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DRUGS AGAINST MALARIA CONTINUE TO BE EFFECTIVE


Artemether + Lumefantrine: A combination currently used as a first-line treatment for malaria

According to a article recently published in the scientific journal Communications Biology, under the leadership (first author) of the Manhiça Health Research Center (CISM) researcher, Clemente da Silva, the current drugs used ​​ to treat and prevent malaria in Mozambique continue to be effective. The article resulted from a study on the resistance of antimalarials in the country, where an analysis and genomic categorization of resistance markers of the Plasmodium falciparum, to medications (Artemisinin, and Fansidar/Sulfadoxine Pyrimethamine -SP , Chloroquine, Piperaquine).

The study was led by the researcher at (ISGlobal) and CISM, Alfredo Mayor, in which his team analyzed and sequenced 2,251 samples of blood infected with P. falciparum collected between 2015 and 2018 in southern, central and northern Mozambique.

The paper's findings have implications for public health in Mozambique

“The findings of this article have several implications for public health in Mozambique. First, the implications for public health in Mozambique. First, that artemisinin derivatives remain effective in the treatment of malaria uncomplicated by P. falciparum. Second, piperaquine can be used in artemisinin combination therapies (ACT). Third, despite the high frequency of gene mutations pfdhfr/dhpsP. falciparum, there is no evidence of reduced chemopreventive efficacy of SP”, comments Clemente da Silva. Also according to da Silva, the data in this article provide premises for studying the evolution of parasites P. falciparum in response to changes in national malaria treatment guidelines.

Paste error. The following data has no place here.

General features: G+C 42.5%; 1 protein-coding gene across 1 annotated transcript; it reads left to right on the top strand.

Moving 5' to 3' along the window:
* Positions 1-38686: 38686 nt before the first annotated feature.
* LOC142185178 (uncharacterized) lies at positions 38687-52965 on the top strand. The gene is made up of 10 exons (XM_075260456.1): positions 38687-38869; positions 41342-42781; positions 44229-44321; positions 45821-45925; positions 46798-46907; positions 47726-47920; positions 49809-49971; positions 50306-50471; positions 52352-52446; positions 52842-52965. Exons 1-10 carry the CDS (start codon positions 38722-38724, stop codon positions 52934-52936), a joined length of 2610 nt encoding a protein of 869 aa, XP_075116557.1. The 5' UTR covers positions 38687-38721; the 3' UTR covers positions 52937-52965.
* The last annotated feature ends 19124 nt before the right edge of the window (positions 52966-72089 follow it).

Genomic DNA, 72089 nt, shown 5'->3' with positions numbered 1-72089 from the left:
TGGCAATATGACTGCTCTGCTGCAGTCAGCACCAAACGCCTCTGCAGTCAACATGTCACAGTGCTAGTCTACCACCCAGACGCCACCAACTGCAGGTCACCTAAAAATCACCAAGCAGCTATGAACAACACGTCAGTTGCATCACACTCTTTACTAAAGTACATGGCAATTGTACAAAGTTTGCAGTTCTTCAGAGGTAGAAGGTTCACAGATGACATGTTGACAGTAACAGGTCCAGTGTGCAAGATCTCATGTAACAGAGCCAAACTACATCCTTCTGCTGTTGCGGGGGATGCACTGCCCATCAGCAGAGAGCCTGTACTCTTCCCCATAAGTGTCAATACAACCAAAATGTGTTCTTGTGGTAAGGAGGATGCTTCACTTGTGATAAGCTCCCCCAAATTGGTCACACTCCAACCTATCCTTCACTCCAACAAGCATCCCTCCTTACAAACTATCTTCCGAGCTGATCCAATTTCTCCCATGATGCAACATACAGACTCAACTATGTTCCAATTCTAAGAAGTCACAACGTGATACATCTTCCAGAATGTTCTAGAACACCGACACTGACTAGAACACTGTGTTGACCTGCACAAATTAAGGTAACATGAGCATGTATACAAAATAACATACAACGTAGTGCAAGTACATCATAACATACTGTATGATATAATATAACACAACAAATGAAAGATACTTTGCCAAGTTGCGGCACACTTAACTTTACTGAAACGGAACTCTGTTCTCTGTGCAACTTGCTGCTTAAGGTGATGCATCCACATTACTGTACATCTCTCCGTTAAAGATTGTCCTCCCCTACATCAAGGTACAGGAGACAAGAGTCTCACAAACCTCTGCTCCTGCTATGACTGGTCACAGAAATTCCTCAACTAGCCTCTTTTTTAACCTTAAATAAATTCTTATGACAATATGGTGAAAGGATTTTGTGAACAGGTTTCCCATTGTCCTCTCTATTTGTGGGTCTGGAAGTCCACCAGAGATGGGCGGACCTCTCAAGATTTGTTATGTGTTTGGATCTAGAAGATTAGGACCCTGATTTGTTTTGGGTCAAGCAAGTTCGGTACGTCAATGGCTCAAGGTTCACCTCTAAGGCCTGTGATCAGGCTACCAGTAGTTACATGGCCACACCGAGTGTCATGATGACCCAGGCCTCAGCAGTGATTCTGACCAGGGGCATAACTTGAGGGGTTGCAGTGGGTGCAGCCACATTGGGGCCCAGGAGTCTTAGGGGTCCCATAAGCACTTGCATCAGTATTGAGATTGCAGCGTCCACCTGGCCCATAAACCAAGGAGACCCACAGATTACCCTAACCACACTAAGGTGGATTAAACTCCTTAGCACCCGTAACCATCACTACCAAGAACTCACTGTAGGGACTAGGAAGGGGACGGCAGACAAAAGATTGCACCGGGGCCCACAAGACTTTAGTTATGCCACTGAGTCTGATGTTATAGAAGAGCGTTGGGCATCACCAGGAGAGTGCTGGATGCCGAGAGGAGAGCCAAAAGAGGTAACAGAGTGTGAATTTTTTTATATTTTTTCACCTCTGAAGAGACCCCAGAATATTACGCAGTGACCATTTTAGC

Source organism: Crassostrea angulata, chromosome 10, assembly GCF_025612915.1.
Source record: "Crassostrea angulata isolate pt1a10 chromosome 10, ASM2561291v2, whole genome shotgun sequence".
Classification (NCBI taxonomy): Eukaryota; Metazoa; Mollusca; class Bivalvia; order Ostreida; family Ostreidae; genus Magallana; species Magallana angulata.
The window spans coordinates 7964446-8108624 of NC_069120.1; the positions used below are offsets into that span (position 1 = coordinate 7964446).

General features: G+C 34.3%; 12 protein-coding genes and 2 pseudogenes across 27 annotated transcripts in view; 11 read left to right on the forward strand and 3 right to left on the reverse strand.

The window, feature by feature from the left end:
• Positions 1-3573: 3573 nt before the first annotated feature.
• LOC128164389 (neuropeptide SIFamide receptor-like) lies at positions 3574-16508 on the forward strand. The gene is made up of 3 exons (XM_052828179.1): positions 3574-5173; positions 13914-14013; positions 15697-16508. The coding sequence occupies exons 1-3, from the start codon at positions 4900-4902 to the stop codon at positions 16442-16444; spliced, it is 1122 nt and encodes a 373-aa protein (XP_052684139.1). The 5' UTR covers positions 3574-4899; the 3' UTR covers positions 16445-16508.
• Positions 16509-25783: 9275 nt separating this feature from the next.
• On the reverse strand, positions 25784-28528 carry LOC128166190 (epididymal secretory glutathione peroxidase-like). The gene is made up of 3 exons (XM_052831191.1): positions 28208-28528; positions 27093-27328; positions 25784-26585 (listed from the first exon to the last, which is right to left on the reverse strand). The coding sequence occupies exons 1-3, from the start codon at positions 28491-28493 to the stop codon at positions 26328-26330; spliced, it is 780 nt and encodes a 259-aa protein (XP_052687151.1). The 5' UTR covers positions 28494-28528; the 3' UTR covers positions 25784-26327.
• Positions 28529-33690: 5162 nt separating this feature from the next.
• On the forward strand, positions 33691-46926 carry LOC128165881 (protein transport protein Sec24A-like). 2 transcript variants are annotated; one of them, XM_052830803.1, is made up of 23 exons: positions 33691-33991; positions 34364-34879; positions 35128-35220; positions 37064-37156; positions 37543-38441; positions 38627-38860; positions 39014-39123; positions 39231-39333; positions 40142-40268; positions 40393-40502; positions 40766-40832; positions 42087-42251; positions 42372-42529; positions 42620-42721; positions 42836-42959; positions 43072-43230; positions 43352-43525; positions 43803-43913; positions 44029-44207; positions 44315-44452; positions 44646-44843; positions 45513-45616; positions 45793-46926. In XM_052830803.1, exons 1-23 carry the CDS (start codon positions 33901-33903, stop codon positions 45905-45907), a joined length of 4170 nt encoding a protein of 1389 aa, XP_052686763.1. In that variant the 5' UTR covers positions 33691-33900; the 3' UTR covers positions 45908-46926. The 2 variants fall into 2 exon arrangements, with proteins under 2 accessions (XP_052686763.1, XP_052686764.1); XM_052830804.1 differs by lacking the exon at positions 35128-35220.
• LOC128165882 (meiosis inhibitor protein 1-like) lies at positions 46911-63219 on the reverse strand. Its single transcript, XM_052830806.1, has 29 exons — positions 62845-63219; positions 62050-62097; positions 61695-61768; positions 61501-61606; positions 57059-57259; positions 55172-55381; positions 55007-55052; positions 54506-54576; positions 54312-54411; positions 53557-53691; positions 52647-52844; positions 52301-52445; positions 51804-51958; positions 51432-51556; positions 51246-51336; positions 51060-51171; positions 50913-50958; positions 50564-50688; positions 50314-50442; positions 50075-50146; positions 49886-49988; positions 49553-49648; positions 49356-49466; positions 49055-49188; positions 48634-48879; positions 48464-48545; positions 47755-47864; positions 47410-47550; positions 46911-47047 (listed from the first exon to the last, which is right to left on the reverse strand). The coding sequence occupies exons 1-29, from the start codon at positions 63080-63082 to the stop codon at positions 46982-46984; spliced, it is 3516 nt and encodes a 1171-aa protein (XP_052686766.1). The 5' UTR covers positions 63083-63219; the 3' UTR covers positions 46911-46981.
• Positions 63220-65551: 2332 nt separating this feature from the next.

This study also demonstrated that malaria transmission in Mozambique is very heterogeneous

On the other hand, Alfredo Mayor adds that “in Mozambique, several studies reported the resistance of antimalarials to drugs, but little was known about their geographic distribution, and this study also demonstrated that malaria transmission in Mozambique is very heterogeneous, with a high weight in the north and a very low transmission in the south”, because, according to the study data, the team found a regional differentiation of the parasite, which may be due to several factors, including geographic distance and differences in the use and coverage of antimalarial interventions.


Studies on monitoring the presence and expansion of drug resistance markers is crucial to inform malaria control programs to ensure that the drugs used ​​ remain effective, so this study highlights the need to integrate molecular surveillance systems with drug efficacy studies to track the emergence and spread of drug-resistant parasites.


Reference:

Clemente da Silva, Simone Boene, Debayan Datta et al. Targeted and whole-genome sequencing reveal a north-south divide in P. falciparum drug resistance markers and genetic structure in Mozambique. Commun. Biol. 2023.

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